Thread Snippers- these tiny little guys are handy to have for trimming the ends of threads off seams and other small jobs where regular scissors are unwieldy.
Pinking Shears- pinking shears are scissors with a zigzag blade that cuts a shaped edge in fabric. Cutting the edge this way makes the yarns of the fabric less likely to fray, and is used as a seam finishing technique on some projects. Personally I don't use pinking shears that often, but they are a good tool to have in your sewing box.
Seam Ripper- this little tool that looks like a tiny lobster claw, or some kind of scary implement from the dentist's office is used to remove stitches if you make a mistake. It's a very important tool because no matter how long you've been sewing, you're going to make mistakes.
Hand Sewing Needles - even when you're sewing by machine, you're always going to have to do a little hand sewing every now and then, so have a set of hand sewing needles handy.
Pins- an absolutely essential tool, pins are how you hold your fabric in place so you can sew it together. I like glass head pins best, and I usually try to have a variety of sizes, some finer, some thicker for different types of fabric.
Magnetic Pin Holder - There are a few different kinds of pin holders, from the old fashioned kind that looks like a stuffed tomato to these magnetic dishes. I prefer the magnetic kind because they are easiest to grab from.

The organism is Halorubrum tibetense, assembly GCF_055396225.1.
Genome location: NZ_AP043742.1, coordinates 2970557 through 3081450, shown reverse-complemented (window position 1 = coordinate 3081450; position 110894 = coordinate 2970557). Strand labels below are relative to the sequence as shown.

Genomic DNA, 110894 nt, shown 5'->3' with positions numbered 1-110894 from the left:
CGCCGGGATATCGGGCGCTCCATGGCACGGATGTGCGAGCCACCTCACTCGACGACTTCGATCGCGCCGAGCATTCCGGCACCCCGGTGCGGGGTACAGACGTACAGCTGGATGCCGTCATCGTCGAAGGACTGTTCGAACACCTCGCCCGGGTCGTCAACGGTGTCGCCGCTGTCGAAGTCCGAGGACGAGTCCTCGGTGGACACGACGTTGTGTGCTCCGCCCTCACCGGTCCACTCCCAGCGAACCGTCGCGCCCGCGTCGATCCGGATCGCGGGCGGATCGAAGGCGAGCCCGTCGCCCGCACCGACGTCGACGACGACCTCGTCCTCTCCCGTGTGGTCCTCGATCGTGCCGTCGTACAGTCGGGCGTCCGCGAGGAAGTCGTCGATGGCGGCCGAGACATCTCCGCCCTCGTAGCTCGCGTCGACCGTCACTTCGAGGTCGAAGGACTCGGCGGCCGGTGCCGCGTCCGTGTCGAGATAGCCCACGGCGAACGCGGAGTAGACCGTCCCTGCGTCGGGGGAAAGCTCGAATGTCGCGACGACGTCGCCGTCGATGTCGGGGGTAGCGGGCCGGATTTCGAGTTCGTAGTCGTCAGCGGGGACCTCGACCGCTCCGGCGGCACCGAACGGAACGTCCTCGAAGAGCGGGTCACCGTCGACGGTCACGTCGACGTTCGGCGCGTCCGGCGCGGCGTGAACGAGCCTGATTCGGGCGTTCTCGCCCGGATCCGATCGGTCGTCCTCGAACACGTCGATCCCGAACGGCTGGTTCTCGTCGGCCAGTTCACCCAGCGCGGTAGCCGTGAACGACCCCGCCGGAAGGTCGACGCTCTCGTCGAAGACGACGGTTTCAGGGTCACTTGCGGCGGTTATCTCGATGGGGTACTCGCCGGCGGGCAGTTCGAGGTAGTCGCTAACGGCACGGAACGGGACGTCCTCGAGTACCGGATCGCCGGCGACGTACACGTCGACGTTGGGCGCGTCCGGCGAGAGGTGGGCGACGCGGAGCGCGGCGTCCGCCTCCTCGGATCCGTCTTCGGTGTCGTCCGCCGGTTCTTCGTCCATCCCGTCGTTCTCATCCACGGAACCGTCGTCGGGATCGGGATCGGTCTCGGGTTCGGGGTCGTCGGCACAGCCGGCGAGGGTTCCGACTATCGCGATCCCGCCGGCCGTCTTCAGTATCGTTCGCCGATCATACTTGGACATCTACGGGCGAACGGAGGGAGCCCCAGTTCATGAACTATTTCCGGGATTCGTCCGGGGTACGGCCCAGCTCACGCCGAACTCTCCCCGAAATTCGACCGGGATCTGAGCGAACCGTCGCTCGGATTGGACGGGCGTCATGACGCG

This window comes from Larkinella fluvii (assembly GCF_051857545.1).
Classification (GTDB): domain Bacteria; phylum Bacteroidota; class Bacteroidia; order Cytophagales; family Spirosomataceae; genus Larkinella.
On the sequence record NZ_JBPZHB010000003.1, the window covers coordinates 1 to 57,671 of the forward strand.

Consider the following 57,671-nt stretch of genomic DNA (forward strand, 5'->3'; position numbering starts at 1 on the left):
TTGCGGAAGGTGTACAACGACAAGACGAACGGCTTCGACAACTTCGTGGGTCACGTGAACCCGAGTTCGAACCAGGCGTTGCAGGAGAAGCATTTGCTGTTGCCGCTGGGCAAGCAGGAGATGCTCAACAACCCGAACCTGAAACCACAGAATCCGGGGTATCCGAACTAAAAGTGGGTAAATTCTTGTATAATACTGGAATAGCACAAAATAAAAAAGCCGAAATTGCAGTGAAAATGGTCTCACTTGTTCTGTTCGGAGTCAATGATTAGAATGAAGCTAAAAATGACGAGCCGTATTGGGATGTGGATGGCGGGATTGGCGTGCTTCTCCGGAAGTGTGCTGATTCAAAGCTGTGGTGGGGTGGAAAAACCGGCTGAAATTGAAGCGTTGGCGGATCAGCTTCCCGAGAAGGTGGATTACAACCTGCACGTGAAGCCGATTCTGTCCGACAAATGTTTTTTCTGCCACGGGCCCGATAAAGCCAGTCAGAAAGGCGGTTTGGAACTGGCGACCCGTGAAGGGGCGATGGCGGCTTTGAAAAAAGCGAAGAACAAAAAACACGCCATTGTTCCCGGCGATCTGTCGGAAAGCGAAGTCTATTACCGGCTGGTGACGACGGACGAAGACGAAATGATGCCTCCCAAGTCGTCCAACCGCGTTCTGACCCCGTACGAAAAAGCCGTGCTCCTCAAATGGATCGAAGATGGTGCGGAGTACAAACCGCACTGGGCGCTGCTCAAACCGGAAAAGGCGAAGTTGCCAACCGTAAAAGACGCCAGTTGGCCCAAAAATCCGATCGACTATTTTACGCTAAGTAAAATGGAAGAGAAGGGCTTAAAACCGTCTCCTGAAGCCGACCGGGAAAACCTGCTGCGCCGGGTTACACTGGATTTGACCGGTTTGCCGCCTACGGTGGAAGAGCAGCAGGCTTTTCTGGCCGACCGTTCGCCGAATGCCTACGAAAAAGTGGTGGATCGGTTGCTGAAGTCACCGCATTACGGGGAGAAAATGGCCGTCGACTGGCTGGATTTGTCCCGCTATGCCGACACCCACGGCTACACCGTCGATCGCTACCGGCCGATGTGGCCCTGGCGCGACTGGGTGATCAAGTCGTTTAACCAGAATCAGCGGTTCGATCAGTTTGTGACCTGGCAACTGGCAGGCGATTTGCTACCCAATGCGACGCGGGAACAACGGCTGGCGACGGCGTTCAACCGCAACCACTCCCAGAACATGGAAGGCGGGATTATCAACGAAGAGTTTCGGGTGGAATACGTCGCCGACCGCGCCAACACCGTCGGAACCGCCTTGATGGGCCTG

Transfer Paper - used to transfer markings from patterns onto fabric, it's usually good to have some in both light and dark colors so it will show up on any color fabric.
Tracing Wheel - this is what you use with the transfer paper to trace markings through from a pattern.
Flexible Measuring Tape - used to take measurements on yourself, on a dress form, or any other place where you can't use a stiff ruler.
Clear 18"x2" Ruler - these are one of my most essential sewing and drafting tools, the clear grid makes them great for drafting and measuring seams etc.
Cutting Wheel- cutting wheels are basically like pizza cutters for fabric. They have a sharp retractable wheel blade and come in different sizes. Mostly used for cutting straight lines, but sometimes used for for curves as well. You don't absolutely need one for this class but they are very useful tools.
Cutting Mat - when you're using a cutting wheel, you need to cut on top of a cutting mat or other appropriate cutting surface. Cutting surfaces need to be flat, smooth and somewhat soft so your blade doesn't get dulled or broken too easily. Depending on what you are sewing, they also need to be fairly large.
Hip Curve- a curved ruler used in pattern drafting. Very helpful for creating smooth curves.
French Curve - another type of curved drafting guide used for creating smaller curves.
Box to Hold Your Tools- staying organized is helpful in any crafting situation. So I like to have a box that holds all my thread, tools, chalk, etc. A tool box will work, or you can find cases designed specifically for sewing tools. Bonus points if yours looks like it came out of 1970s version of Lord of The Rings... :)
Plastic Divider Cases for Small Notions - you use some small notions in sewing, like buttons, snaps, hooks and eyes, etc. So having an easily visible place to store them can be nice.
In each lesson we'll be learning different skills and then applying them to a project. Here's what you'll need for each lesson.
Zippered Dopp Kitt
In our next lesson we'll continue our tool education by learning all about our sewing machine itself, threading, changing feet, winding a bobbin, and sewing our first few stitches!
Share a photo of your finished project with the class!
Nice work! You've completed the class project